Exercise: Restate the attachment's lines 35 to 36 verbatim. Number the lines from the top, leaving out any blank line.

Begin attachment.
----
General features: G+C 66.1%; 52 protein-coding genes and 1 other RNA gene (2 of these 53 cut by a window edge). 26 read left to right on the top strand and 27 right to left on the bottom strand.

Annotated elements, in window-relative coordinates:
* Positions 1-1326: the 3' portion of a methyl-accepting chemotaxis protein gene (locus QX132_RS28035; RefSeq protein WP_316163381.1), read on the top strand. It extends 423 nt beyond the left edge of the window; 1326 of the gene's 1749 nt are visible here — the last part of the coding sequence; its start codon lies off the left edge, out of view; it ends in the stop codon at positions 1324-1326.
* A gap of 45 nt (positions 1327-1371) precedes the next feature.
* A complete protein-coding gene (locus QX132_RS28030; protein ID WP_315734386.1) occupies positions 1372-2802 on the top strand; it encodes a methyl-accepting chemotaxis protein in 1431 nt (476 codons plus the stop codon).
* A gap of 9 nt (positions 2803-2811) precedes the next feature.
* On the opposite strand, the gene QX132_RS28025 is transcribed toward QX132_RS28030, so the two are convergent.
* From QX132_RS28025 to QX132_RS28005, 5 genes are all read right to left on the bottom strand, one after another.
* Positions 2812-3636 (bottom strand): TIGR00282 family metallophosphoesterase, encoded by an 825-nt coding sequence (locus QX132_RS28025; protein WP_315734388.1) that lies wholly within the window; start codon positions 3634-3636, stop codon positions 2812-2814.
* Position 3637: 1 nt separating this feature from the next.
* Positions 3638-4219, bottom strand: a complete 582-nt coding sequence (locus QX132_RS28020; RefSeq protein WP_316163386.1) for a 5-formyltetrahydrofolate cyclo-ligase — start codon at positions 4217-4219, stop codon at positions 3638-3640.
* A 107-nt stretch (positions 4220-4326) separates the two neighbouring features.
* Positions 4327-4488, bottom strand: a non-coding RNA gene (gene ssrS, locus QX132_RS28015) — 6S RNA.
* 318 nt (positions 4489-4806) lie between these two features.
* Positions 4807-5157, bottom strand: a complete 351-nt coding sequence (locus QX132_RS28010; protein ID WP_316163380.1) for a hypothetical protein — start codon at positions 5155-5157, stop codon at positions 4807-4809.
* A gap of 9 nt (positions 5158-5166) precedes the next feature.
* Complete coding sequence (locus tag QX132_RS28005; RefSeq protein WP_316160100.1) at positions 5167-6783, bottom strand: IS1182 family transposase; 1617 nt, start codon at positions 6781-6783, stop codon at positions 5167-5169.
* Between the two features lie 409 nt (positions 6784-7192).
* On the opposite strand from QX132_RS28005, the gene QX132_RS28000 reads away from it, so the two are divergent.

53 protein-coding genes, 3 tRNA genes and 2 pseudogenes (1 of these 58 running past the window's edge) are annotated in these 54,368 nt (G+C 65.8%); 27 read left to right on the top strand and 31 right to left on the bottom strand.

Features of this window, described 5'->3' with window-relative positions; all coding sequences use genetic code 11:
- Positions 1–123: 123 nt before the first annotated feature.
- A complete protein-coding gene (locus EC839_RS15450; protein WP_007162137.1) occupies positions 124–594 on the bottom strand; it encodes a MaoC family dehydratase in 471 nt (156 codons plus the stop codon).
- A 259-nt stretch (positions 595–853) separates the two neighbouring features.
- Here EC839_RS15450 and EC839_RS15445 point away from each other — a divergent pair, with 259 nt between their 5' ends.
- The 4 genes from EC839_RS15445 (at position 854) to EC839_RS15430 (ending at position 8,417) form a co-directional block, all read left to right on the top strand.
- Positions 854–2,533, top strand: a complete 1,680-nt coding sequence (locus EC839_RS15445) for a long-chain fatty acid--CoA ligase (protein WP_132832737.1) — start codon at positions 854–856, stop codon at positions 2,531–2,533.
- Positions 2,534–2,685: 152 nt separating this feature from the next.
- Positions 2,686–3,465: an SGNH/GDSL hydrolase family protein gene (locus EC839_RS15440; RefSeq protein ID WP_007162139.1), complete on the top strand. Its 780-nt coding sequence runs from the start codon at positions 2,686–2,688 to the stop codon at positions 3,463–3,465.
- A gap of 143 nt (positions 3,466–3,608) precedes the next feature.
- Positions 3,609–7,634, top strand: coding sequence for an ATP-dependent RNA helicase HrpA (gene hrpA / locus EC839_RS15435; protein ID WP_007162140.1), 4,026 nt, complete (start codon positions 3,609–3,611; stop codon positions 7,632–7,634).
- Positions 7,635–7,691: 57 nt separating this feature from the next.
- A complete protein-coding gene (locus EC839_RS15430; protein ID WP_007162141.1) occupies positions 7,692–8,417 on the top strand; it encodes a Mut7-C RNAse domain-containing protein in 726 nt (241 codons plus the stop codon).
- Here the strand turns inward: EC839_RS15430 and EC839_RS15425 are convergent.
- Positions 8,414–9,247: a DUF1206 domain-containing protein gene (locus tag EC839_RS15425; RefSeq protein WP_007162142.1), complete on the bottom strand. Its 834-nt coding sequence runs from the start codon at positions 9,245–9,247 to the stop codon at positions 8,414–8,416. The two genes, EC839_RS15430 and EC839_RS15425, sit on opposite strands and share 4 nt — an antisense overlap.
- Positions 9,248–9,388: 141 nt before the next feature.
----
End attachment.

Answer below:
- Positions 8,414–9,247: a DUF1206 domain-containing protein gene (locus tag EC839_RS15425; RefSeq protein WP_007162142.1), complete on the bottom strand. Its 834-nt coding sequence runs from the start codon at positions 9,245–9,247 to the stop codon at positions 8,414–8,416. The two genes, EC839_RS15430 and EC839_RS15425, sit on opposite strands and share 4 nt — an antisense overlap.
- Positions 9,248–9,388: 141 nt before the next feature.